Footnote: yes, the commands

more /root/.mysql_history

or even

head /root/.mysql_history

are shorter.  This isn’t a code golf contest.  The value is in knowing where to look, not how to look.

I am an extremist.  I read Linux Journal, and the readers of that magazine have been labeled by the NSA as extremists.  And not only am I a reader, I subscribe to the magazine.  I’m paying to support extremism!

So, since I have been granted the label, I may as well put the tattoo on my blog.


My esteemed technical cohort Dave Farquhar also has some wise words on the subject.

HP did a booboo, and left an admin ID in one of its systems.  Shame on HP.

Then they didn’t respond to the white hat guy who found it and tried to tell them.  So he went public.

Going public with these findings, after giving the company time to respond and fix them, is a good thing.  Three weeks might be fast – companies are not as nimble as individuals.

What I find interesting is that the researcher hinted at the password without providing it.  He gave the hash of it – the non-plaintext version that gets stored instead of the password itself being stored.  So the technically curious (including me) wanted to find out what this 7-character password is.  There are sites that work backward from the hash to the password – not necessarily doing the math, but using rainbow tables or something similar to do the one-way translation, so they can do the reverse search.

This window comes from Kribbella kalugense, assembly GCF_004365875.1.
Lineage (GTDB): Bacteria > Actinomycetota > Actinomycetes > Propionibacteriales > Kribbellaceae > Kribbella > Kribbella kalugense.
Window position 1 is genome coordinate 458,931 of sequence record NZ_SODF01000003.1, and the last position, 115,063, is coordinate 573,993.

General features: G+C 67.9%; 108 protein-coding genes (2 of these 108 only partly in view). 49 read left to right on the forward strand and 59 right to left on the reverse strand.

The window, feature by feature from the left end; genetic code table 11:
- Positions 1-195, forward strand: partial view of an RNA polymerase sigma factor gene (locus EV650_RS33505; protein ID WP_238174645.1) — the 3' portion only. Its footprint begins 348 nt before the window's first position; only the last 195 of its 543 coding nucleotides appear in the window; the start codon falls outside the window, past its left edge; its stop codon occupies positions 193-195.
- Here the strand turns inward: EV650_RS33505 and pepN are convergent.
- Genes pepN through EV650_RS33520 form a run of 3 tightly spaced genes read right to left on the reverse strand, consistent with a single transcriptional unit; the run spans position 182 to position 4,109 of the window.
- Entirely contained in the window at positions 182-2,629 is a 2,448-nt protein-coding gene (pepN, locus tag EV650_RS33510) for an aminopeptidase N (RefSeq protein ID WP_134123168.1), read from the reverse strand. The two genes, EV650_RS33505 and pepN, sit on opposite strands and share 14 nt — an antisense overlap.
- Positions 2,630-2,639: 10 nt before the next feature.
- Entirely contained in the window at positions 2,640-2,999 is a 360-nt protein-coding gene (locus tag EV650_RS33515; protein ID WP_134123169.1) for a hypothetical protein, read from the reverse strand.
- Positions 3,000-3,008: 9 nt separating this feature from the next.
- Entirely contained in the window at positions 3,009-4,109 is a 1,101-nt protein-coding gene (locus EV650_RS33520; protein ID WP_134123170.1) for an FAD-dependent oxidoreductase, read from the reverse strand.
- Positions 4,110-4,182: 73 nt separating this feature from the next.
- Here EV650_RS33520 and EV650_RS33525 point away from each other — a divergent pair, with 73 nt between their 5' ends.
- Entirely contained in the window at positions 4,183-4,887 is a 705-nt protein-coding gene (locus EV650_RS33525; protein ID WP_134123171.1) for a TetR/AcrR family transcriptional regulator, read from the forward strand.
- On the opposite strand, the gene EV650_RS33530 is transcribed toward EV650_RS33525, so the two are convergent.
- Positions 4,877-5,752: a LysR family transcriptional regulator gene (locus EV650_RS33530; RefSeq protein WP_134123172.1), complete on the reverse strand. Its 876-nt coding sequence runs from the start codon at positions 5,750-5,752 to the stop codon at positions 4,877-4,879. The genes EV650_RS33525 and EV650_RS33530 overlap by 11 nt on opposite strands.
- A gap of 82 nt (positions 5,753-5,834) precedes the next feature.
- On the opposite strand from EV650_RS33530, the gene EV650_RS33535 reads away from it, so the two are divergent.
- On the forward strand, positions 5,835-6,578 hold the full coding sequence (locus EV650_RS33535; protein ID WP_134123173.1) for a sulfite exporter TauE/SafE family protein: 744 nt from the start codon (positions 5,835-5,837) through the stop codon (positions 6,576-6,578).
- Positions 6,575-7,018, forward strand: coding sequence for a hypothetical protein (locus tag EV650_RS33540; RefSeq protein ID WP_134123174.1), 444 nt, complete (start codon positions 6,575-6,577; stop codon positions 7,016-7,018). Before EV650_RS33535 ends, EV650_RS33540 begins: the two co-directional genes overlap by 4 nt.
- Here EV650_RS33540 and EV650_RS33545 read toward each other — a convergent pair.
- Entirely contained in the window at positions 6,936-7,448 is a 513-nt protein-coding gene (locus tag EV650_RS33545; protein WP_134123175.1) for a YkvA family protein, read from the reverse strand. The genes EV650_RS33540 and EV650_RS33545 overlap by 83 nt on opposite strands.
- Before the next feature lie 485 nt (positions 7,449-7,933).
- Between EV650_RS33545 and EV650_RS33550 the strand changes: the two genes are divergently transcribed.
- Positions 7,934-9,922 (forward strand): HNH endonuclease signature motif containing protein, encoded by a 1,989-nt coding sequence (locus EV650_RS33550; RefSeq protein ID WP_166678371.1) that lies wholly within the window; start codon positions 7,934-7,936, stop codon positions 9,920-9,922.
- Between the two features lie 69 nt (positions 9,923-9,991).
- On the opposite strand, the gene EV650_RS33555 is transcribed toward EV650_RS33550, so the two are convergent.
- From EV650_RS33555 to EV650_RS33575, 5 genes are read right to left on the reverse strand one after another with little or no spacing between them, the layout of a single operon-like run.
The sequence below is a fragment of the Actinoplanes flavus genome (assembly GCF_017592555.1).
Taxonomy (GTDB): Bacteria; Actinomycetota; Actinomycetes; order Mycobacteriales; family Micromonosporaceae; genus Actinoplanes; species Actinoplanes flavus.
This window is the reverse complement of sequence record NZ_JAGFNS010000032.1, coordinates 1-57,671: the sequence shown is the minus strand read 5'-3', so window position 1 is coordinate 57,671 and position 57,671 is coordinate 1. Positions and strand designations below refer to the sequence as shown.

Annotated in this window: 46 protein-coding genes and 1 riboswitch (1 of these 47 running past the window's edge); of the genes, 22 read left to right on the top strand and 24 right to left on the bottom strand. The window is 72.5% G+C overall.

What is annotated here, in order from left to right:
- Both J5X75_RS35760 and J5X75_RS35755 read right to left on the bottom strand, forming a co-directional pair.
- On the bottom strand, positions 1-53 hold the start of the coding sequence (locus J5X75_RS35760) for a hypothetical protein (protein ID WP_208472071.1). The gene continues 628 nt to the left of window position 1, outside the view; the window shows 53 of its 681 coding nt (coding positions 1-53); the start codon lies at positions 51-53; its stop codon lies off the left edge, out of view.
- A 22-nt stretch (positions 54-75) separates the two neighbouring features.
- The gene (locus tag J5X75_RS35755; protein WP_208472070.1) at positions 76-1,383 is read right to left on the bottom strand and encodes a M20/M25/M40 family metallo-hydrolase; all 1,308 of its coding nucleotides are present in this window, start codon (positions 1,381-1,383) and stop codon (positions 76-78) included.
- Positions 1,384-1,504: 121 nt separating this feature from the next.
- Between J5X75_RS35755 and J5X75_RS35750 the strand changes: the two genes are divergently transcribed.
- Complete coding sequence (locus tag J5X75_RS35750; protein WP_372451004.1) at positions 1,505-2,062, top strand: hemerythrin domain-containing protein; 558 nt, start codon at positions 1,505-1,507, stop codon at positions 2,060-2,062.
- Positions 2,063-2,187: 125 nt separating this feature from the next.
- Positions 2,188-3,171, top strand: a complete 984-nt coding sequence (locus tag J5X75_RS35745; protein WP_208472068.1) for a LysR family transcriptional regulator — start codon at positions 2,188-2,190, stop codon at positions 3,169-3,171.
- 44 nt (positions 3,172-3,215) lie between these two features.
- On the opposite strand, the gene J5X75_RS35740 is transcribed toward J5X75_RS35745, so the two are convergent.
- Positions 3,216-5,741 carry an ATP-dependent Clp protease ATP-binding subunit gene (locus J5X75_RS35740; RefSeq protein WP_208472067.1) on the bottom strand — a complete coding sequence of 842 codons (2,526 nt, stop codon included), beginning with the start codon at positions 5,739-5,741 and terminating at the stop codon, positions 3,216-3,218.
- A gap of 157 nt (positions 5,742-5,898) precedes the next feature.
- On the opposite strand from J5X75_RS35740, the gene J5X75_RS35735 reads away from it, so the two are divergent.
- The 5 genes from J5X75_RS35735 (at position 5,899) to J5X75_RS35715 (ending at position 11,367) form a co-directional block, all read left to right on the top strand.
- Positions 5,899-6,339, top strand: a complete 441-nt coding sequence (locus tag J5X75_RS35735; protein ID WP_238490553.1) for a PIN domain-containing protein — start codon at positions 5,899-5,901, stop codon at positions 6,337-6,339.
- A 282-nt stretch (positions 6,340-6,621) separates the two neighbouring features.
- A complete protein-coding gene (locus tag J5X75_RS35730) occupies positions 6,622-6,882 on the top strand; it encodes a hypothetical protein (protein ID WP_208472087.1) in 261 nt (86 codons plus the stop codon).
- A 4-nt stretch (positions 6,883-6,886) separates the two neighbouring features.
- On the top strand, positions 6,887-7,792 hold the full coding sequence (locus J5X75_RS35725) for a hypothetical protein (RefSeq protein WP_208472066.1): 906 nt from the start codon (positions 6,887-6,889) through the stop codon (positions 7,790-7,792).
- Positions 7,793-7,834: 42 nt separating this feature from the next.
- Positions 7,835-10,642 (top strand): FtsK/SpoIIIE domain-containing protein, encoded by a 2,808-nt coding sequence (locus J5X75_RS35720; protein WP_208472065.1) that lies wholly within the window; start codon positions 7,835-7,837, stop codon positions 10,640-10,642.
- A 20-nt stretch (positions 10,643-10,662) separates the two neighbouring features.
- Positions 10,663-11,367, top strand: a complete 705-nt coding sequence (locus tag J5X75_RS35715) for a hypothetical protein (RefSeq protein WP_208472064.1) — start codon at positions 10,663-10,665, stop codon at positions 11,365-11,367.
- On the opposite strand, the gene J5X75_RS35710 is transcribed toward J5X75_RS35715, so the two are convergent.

So I found out what the password was.  Nothing significant to me, nothing obscene, nothing outstanding – just a simple, slightly obfuscated password.

The part I find most interesting is the level of interest in the hash.  I’m seeing an awful lot of that 4c50 listed.  If I owned the system that HP sold, I’d be shaking in my boots right about now.  Even non-malicious hackers will want to get in and look around, and some of them will accidentally change something.


Occasionally I get forwarded email.  Not just the junk that some people pass around, and not even the good stuff that people pass around.  This tends to be a legitimate forward of information I want or need, coming from people who are a bit technically challenged.  I can tell this because I can’t immediately see the forwarded email – it comes in as a text attachment.


Inside, it looks messy  (yes, names, addresses, and IPs have been munged).

Read the rest of this entry »

I go through my Gmail spam every so often.  Google is pretty good at parsing what is junk and what is good, but they aren’t perfect.  So I look in the spam bucket and clean it out occasionally.

Tonight I found a subject line that made me laugh.


Now my new friend Greg ought to know that I don’t live near navigable water.  I’m not a boater.  I don’t need 52% more surface area in my sails.

But boy, that Greg sure knows how to make it easy to put up a blog entry.

Thanks, Greg.